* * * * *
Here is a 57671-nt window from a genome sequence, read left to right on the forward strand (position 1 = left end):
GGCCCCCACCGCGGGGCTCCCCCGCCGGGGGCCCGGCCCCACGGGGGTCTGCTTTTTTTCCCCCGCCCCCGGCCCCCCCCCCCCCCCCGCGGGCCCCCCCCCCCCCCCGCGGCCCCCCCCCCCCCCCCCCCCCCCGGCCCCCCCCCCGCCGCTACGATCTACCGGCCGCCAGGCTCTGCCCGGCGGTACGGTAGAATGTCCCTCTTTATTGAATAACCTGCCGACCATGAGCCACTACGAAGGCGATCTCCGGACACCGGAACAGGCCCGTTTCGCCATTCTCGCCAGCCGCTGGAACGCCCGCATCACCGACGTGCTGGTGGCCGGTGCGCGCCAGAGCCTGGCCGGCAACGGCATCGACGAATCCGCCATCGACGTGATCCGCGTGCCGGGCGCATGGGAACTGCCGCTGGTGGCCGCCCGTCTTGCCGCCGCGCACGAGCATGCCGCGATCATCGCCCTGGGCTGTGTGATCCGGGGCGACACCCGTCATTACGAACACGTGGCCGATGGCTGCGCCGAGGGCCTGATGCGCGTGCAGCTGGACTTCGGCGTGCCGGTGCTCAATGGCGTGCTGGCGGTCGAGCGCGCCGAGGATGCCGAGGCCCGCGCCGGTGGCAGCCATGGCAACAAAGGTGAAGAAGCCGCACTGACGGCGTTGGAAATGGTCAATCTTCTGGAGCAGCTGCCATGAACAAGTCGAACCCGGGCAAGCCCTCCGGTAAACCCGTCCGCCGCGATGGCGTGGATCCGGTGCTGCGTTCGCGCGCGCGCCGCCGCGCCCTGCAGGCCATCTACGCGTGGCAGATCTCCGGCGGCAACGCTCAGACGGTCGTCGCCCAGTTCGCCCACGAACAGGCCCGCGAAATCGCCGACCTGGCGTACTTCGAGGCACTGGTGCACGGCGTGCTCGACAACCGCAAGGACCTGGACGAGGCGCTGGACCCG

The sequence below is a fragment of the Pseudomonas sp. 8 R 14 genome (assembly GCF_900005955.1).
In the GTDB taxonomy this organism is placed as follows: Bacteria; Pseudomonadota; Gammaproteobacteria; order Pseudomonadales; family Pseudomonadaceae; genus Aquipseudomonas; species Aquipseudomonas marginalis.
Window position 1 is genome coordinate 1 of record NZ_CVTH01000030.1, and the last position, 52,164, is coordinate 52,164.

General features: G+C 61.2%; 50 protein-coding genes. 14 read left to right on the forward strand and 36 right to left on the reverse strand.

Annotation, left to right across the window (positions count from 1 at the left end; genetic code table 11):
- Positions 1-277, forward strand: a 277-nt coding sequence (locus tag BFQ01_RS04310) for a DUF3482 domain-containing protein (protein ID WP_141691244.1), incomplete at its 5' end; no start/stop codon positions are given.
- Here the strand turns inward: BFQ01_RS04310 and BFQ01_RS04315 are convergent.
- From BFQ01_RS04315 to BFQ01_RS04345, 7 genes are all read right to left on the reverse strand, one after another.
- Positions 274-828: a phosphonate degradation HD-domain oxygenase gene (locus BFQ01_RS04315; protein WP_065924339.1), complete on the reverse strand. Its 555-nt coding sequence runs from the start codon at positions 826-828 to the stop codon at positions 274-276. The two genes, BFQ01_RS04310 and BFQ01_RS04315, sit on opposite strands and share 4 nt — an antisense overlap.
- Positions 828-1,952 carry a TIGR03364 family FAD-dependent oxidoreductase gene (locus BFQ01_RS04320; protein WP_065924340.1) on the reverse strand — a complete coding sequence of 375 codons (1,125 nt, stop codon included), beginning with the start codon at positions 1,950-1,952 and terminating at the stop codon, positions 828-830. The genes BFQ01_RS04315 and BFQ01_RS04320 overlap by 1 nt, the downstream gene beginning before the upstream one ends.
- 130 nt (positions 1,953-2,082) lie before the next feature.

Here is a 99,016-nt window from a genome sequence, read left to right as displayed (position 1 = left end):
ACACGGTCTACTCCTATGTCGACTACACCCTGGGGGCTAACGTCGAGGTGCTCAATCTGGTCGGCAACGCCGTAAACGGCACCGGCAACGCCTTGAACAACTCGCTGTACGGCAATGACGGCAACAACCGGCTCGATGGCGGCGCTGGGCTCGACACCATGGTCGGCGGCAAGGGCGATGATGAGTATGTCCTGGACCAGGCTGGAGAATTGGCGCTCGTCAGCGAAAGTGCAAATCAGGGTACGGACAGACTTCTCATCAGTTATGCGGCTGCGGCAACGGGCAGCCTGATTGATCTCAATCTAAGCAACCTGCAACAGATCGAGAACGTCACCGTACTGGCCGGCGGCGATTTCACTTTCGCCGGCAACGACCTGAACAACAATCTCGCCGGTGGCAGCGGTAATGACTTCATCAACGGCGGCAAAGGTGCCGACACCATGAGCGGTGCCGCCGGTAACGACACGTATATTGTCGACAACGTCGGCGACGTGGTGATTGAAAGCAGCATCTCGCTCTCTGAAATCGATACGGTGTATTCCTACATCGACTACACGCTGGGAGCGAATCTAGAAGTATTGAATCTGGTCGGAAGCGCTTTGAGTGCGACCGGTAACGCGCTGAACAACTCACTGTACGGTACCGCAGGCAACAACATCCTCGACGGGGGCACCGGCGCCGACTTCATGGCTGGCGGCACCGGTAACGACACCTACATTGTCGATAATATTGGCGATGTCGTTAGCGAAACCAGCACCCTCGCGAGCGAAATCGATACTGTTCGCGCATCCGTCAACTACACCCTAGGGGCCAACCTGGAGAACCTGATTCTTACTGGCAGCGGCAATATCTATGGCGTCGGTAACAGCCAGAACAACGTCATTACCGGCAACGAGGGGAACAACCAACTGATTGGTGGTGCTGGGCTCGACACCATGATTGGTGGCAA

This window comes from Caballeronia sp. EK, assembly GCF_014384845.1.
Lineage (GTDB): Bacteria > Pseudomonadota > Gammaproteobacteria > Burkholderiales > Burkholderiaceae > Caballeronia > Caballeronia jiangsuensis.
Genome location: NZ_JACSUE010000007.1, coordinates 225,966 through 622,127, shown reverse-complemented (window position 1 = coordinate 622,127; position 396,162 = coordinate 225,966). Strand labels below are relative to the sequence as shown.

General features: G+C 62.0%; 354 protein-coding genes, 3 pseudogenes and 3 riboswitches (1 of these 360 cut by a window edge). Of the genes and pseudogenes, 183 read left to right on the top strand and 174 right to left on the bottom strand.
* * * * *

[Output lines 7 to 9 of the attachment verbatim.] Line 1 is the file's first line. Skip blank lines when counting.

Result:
Annotation, left to right across the window (positions count from 1 at the left end; genetic code table 11):
- Positions 1-277, forward strand: a 277-nt coding sequence (locus tag BFQ01_RS04310) for a DUF3482 domain-containing protein (protein ID WP_141691244.1), incomplete at its 5' end; no start/stop codon positions are given.
- Here the strand turns inward: BFQ01_RS04310 and BFQ01_RS04315 are convergent.